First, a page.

In 2012, Norsworthy traveled to Australia and watched narrow-windrow burning for the first time in a wheat field. The technique complements a weed control program and eases the expectancy of herbicides.
“We haven’t got out to see what other countries are doing to fight weeds,” Norsworthy says. “It’s not rocket science: Remove weed seed exiting the combine from the soil seed bank and lower risk of developing resistance to the next herbicides on the field.”
Palmer amaranth seed gathers in a dry irrigation ditch just after harvest. Herbicide-resistant weeds can increase soybean production costs as much as $50 per acre.
The windrow research is showing great promise after four years of trials. In combination with a herbicide program, Norsworthy believes burning will play a major role in the resistant weed fight. He wants to take effective herbicides and mix them with windrow burning or another part of HWSC as an integrated whole.
“We’re never going to spray our way out of resistance. HWSC helps prevent the next herbicide-resistant weed from popping up,” he says.
Norsworthy has tested narrow-windrow burning in fields infested with glyphosate-resistant Palmer amaranth. In one field, he switched from Roundup Ready to LibertyLink soybeans and supplemented the change with windrow burning. In a three-year span, the soil seed bank dropped to a near zero level.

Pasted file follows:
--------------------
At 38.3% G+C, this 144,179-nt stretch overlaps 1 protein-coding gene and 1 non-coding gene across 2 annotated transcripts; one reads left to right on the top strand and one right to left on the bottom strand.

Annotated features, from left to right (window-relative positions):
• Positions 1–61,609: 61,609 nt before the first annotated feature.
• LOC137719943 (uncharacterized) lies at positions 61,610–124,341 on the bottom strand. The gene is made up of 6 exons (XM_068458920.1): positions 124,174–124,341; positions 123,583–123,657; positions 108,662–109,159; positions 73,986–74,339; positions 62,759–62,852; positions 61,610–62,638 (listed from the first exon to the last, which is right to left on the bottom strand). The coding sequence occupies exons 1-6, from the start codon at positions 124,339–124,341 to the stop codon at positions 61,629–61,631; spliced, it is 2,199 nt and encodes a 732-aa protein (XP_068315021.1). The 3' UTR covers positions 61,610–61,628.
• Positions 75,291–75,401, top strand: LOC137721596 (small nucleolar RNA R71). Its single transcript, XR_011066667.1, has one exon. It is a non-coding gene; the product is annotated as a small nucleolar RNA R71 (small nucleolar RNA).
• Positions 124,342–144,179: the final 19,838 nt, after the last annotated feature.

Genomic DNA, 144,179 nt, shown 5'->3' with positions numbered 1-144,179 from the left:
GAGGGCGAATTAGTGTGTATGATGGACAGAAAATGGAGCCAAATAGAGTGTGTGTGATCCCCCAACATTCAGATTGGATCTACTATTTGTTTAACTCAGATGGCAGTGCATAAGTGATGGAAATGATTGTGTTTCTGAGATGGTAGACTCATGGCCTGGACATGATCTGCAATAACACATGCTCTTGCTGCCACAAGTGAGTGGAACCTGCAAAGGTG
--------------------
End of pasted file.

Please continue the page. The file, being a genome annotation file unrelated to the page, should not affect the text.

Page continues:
“I’m talking about a field you couldn’t even put a combine in when we started three years earlier,” he describes. “We had an effective herbicide program backed up with narrow-windrow burning.”
As herbicide-resistant weeds flourish, farmers pump more money into herbicide programs. Annually, herbicide-resistant weeds can increase soybean production costs as much as $50 per acre. Windrow burning offers big returns for minimal effort, while preserving herbicide options.
“This can save farmers tremendous amounts of money over the long-term. No farmer will say resistance hasn’t cost them money,” Norsworthy notes.
Narrow-windrow burning is a fit for grain sorghum, soybeans and wheat. However, the process might not be as efficient in corn because less weed seed enters the combine compared to other crops. It also has potential for rice, but rice biomass is often moist, a block to high burning temperatures. Norsworthy is preparing a wheat project to test various herbicide programs on Italian ryegrass in conjunction with windrow burning.
How much longer will narrow-windrow burning be on the weed fight sidelines? Norsworthy predicts the process will soon be a common practice in the U.S. Within five years, he thinks combines will destroy weed seed inside the machine with the Harrington Seed Destructor mechanism.
“We don’t need to wait. Windrow burning offers an option now. In five years, who knows which herbicides we’ll lose? There aren’t many effective ones left to lose anyway,” he adds.
Capture, burn and kill. Narrow-windrow burning is a tool to chase down weed escapes, the source for seed bank repopulation.
“With resistant Palmer, we’ve found 99% of weed seed goes into the combine,” Norsworthy says. “Why harvest and spread it back on the field? Get seed while you can and destroy it before it goes into the soil seed bank.”